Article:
The liberal arts help business students to broaden their perspectives. Here’s why you should study liberal arts subjects during your management degree.
Studying at a top business school can make you a great candidate for positions in a broad range of industries. Yet, in recent years, many employers have become concerned that the standard business curriculum prioritises specialised, technical education at the expense of more well-rounded personal development.
For many top CEOs, the solution lies in the liberal arts. Liberal arts courses develop interpersonal and critical thinking skills not teachable through the math and science of ordinary business degrees. Many top business schools are taking notice, rounding out their core business and management curriculums with politics, psychology and world history courses that offer students a fresh perspective.
Are you curious about the benefits of studying liberal arts subjects during your management degree? Read on to find out more.
The Liberal Arts Build Key Management Skills
According to a 2014 New York University study, business graduates underperform in important areas like communication and critical thought when compared to their arts and science peers. Liberal arts subjects can help management students address this disparity through courses that prioritise writing, discussion and rhetoric.
Psychology and sociology courses also help business graduates build their critical thinking, interpersonal and managerial skills. Enrolment in even one of these courses can afford you a competitive advantage over future colleagues with a ‘strictly business’ educational background.
Liberal Arts Subjects Allow for Broader Business Perspectives
In their focus on subject-specific skills, business degrees are often criticised for being too narrowly focused. Liberal arts degrees, in contrast, offer more general training, but encourage students to ponder bigger questions and grasp more all-encompassing concepts.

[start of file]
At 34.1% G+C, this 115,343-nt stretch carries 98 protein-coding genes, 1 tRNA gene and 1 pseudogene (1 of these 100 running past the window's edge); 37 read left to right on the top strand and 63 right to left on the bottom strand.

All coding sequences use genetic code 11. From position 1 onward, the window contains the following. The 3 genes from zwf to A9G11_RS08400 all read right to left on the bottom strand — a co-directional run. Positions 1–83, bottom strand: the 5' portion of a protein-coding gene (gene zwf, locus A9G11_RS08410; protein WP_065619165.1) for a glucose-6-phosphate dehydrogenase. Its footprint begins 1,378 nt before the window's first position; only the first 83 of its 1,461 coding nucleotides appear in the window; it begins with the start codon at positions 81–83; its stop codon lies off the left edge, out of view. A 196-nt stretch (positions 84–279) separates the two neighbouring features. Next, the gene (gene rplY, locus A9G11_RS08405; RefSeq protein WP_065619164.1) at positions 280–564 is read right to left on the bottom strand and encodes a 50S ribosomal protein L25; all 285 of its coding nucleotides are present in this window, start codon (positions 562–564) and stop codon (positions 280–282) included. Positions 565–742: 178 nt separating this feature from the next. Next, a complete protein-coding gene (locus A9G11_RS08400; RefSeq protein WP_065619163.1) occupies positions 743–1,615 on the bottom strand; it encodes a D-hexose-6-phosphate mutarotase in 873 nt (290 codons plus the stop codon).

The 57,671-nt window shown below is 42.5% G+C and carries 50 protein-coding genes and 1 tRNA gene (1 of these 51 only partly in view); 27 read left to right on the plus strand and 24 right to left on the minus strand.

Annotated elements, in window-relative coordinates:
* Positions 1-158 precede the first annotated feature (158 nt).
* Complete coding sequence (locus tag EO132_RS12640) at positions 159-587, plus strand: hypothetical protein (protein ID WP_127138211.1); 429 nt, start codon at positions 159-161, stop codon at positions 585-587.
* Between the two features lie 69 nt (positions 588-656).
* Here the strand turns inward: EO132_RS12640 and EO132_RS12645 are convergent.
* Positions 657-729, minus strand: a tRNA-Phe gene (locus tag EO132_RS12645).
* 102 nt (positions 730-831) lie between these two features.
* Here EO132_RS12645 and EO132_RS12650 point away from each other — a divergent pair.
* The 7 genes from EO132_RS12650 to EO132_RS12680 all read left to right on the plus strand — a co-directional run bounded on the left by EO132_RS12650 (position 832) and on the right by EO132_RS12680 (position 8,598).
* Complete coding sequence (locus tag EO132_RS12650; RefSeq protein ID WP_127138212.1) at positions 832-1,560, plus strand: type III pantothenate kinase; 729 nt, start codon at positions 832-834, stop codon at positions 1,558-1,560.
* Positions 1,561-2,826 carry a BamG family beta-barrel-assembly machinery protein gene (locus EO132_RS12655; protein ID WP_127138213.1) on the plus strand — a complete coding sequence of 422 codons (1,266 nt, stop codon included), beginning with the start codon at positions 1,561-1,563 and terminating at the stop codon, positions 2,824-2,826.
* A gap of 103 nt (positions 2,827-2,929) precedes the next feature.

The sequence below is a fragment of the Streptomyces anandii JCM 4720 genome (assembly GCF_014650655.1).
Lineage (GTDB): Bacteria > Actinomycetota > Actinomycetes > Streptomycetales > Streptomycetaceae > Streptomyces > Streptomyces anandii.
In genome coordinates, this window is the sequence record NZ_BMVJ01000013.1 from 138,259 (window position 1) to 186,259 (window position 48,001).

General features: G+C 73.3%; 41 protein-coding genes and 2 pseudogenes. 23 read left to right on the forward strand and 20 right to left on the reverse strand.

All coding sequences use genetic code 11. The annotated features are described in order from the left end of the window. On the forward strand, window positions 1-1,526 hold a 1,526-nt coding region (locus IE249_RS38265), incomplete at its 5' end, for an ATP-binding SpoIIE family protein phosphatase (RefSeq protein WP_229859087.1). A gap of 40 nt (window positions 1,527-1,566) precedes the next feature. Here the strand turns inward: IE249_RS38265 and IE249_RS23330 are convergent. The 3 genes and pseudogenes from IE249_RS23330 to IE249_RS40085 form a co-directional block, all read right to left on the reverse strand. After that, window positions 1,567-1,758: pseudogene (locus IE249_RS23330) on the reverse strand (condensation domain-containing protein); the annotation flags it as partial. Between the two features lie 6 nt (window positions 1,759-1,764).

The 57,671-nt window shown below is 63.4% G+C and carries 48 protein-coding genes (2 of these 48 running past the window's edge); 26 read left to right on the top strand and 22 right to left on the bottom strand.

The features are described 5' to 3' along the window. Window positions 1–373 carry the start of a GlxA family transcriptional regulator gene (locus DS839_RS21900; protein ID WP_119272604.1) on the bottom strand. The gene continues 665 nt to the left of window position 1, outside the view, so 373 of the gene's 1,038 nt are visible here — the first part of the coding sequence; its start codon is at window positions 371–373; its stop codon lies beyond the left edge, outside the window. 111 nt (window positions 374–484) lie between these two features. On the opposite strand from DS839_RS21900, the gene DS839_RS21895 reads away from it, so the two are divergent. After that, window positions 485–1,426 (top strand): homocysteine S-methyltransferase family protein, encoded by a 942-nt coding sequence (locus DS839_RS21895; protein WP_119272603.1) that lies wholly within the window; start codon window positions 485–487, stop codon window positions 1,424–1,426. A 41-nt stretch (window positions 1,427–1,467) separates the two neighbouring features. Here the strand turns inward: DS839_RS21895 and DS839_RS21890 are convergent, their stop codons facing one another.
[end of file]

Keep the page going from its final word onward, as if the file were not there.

Bridging this gap, students that study liberal arts courses during their management degree become more complete professionals. Courses focusing on history, politics, international relations and culture are especially helpful in broadening perspectives, preparing students to incorporate insights from a variety of fields and schools of thought.
Liberal arts courses help business students become better communicators
Thinking about big questions also prepares business students to challenge assumptions and maintain strong professional ethics. Many leading commentators attribute industry malpractice and financial crashes to narrow business perspectives that favour expediency over moral standards. Encouraging students to consider decisions from larger perspectives, the liberal arts help business schools train ethically-minded professionals.
Employers Look for Liberal Arts Courses in a Management Degree
Employer feedback might be the most compelling reason to study liberal arts courses. A recent study by the Association of American Colleges and Universities found that 80% of participating employers thought that all students should graduate with liberal arts training. Employers also describe an unhelpful compartmentalisation in higher education that keeps business and liberal arts studies separate.
Management degrees with liberal arts courses prepare students for better opportunities
While graduates of liberal arts degrees typically struggle in a competitive job market, completing some courses alongside more practical subjects can make you very attractive to employers seeking the most complete candidates. An effective bachelor programme in management will thus provide students with liberal arts training, building their skills and enhancing their professional profile.